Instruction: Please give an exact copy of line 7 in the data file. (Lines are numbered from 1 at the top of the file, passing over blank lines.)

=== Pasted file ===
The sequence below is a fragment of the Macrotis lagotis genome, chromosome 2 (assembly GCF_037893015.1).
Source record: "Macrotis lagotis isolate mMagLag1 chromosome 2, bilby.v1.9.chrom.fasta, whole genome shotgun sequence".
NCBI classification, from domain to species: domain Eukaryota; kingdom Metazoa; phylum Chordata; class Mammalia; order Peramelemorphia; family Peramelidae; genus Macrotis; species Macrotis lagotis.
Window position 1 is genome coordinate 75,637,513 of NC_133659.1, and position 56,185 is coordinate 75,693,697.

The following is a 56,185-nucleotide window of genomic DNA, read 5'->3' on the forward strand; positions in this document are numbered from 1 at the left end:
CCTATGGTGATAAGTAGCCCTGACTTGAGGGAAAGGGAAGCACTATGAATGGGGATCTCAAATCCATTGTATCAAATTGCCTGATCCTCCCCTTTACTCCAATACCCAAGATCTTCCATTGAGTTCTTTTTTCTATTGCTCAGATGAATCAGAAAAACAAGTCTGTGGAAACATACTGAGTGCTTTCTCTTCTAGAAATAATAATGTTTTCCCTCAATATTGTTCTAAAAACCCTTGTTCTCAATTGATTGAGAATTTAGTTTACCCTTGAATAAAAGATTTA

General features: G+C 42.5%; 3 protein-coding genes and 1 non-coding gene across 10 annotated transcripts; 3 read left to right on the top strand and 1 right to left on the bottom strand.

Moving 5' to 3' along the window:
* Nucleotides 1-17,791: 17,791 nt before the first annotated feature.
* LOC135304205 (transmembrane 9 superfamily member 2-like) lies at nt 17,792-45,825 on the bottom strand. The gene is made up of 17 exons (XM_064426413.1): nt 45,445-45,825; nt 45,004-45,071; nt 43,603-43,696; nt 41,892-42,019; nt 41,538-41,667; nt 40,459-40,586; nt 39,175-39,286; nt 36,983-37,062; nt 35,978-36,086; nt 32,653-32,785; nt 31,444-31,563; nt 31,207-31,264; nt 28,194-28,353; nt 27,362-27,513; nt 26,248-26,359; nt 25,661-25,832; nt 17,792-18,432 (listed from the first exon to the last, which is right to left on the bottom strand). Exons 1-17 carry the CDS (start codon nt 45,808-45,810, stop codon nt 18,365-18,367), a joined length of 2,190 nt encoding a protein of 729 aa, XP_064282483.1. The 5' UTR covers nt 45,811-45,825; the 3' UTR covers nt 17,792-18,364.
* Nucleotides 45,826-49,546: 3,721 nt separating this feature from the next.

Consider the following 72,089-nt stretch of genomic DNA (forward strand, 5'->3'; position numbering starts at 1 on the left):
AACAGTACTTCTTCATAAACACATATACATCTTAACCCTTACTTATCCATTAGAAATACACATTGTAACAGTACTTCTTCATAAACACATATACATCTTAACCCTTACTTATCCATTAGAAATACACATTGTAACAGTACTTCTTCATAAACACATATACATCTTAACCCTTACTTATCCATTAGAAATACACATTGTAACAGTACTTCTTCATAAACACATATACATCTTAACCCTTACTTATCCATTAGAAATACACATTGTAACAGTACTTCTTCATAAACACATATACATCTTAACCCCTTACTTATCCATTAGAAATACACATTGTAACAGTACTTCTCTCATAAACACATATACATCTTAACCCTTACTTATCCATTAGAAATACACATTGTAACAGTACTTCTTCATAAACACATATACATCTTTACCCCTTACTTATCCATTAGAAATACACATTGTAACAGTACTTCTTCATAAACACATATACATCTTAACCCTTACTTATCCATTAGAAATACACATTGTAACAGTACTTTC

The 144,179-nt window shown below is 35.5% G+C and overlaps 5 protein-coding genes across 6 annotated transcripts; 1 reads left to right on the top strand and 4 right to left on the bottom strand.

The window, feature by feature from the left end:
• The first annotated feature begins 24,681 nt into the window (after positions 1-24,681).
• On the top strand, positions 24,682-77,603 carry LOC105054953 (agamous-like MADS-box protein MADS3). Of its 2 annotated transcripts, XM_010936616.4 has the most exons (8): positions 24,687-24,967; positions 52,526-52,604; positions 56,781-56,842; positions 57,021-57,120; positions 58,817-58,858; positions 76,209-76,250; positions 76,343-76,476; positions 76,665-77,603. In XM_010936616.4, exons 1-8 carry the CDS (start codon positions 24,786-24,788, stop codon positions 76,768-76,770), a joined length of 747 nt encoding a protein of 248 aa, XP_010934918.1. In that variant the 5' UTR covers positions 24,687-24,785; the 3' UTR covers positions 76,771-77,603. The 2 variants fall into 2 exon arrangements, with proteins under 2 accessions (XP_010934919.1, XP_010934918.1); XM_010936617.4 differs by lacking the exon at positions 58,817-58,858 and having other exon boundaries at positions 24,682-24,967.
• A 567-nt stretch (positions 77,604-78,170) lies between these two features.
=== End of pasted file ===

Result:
General features: G+C 42.5%; 3 protein-coding genes and 1 non-coding gene across 10 annotated transcripts; 3 read left to right on the top strand and 1 right to left on the bottom strand.